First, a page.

Rand Fishkin of SEO Moz had a great presentation on how homepages are designed now, compared to the pre-mobile days. Here are the basic changes in homepage design that have taken place in the past few years.
1. Promoting sections of the website.
Then: It used to be that homepages were the primary landing page for a website, so if the visitor didn’t see what he wanted there, he would never see it. For that reason everything needed to be promoted on the homepage.
Now: Since users are more likely to find the content they need directly from the search engines, the homepage is no longer the “table of contents” of the website. It should be used more for branding, and giving a focused experience, with the most important users and most important products and services in mind.
Then: Back in the day your homepage had the highest PageRank, and it made sense to try and optimize for as many keywords as possible.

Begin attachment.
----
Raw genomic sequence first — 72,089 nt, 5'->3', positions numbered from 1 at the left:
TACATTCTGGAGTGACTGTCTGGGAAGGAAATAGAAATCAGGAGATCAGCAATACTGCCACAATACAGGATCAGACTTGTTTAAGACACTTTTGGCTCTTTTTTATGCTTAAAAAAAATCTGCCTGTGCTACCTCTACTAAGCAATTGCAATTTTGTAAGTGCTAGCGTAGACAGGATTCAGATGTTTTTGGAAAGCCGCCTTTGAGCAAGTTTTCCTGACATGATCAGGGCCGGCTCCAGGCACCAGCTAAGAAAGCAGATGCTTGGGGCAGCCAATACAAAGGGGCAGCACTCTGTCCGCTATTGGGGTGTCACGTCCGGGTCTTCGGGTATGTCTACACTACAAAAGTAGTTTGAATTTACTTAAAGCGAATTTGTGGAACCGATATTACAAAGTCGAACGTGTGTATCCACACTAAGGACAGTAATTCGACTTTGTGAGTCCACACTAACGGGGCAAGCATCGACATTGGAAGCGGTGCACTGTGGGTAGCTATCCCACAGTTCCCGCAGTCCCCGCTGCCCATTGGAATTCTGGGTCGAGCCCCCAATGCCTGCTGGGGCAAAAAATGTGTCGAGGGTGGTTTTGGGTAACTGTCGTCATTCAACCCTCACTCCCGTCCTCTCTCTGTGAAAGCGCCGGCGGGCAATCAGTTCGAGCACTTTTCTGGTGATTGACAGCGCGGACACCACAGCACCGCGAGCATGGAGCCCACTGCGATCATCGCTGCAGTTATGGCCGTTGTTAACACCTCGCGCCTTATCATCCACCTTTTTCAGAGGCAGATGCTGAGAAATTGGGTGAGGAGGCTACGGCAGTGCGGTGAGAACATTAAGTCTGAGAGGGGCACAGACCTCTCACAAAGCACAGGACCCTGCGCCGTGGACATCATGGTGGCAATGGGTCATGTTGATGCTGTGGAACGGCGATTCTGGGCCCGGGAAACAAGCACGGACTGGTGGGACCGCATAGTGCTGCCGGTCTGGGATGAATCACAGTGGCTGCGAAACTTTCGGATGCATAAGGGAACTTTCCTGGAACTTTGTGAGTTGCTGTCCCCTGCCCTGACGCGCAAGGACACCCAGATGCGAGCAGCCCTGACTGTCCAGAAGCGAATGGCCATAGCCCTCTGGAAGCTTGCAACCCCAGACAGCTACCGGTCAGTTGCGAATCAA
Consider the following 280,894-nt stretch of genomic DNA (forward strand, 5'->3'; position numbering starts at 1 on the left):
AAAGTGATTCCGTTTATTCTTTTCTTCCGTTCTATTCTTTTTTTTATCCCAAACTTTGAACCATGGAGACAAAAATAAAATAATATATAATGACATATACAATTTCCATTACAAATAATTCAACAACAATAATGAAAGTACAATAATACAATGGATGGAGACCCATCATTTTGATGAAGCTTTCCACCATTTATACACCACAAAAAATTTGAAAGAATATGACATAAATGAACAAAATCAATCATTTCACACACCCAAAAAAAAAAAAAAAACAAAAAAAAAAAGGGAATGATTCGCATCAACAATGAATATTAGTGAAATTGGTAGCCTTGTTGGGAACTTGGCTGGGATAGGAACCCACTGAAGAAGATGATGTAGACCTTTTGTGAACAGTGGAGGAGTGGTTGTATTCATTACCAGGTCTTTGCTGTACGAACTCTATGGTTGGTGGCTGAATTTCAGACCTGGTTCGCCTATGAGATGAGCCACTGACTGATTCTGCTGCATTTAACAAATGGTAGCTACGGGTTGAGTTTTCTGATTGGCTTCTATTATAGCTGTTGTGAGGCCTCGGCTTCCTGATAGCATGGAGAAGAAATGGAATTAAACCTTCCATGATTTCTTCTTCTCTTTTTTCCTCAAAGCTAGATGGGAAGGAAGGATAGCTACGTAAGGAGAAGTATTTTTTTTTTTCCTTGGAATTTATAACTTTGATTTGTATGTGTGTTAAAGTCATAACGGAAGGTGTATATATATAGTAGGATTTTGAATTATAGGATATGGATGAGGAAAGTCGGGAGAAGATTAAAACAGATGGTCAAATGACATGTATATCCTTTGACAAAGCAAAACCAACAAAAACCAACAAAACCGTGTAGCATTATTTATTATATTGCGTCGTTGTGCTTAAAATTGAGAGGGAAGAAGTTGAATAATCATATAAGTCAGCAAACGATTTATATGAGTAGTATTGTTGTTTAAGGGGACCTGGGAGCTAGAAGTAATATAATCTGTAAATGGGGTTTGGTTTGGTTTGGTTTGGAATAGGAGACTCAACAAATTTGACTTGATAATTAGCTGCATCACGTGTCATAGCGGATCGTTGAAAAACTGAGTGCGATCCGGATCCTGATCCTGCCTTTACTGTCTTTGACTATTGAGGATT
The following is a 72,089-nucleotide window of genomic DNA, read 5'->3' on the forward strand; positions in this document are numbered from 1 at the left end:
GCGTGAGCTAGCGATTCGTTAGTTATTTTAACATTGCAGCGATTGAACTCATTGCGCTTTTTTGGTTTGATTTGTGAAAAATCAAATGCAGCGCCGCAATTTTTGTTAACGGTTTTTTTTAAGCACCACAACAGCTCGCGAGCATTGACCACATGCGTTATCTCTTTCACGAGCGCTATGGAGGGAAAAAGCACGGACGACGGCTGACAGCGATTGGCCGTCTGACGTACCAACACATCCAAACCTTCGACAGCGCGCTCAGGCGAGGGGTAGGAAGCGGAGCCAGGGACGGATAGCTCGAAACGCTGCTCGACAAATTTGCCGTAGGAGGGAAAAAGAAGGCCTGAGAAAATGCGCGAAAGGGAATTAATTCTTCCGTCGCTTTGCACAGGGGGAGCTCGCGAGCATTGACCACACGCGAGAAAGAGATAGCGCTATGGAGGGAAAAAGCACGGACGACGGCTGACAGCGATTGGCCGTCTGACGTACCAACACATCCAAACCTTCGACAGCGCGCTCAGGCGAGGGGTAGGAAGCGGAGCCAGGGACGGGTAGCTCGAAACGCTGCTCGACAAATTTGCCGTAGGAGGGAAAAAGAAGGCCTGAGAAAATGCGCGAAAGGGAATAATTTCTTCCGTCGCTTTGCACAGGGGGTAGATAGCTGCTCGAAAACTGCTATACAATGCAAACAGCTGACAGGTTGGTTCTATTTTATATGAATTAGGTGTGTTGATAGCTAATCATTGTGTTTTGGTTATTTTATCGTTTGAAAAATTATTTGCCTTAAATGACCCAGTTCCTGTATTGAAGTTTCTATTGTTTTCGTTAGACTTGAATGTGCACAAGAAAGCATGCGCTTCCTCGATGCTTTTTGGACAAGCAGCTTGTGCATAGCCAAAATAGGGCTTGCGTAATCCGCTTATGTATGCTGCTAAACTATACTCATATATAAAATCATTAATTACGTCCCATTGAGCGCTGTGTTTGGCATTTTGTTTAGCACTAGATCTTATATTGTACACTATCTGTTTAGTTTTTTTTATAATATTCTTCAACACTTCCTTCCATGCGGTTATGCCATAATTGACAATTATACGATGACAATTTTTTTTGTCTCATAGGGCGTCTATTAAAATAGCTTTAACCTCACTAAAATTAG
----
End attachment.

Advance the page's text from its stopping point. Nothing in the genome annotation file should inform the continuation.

Now: Homepages are no longer the primary target of backlinking and social promotion, so their link authority is not always more than that of internal pages. Focus on mainly brand related keywords, and those of the most important 2 or 3 products/services, and let the internal pages grab the more specific targeted keywords directly related to individual products and services.
Then: Tons of text was needed on the homepage to promote all of the products and services with their related keywords.
Now: Of course nobody ever read all of that text, and with mobile use expanding, and attention spans contracting, a clean visual experience on the homepage is now the order of the day.
Then: Assume all the users would land on the homepage, and funnel each type to the content they are looking for.
Now: Realize that visitors looking for specific products and services will be going to those pages directly via web search. The homepage is the place to make a strong statement about your brand to the most important users to your company.
Then: Keep all important content above the fold. People hate to scroll.
Now: Apparently people now love to scroll, based on most of the responsive designs you will see. That may be more true on mobile, but I think the cost of doing entirely separate designs for mobile and desktop is prohibitive, compared to being able to use one design for both. So don’t keep it above the fold, but obviously give users a cue there is more content below the fold at every screen size for every device.
That’s all the time I have for now. Any comments? Feel free.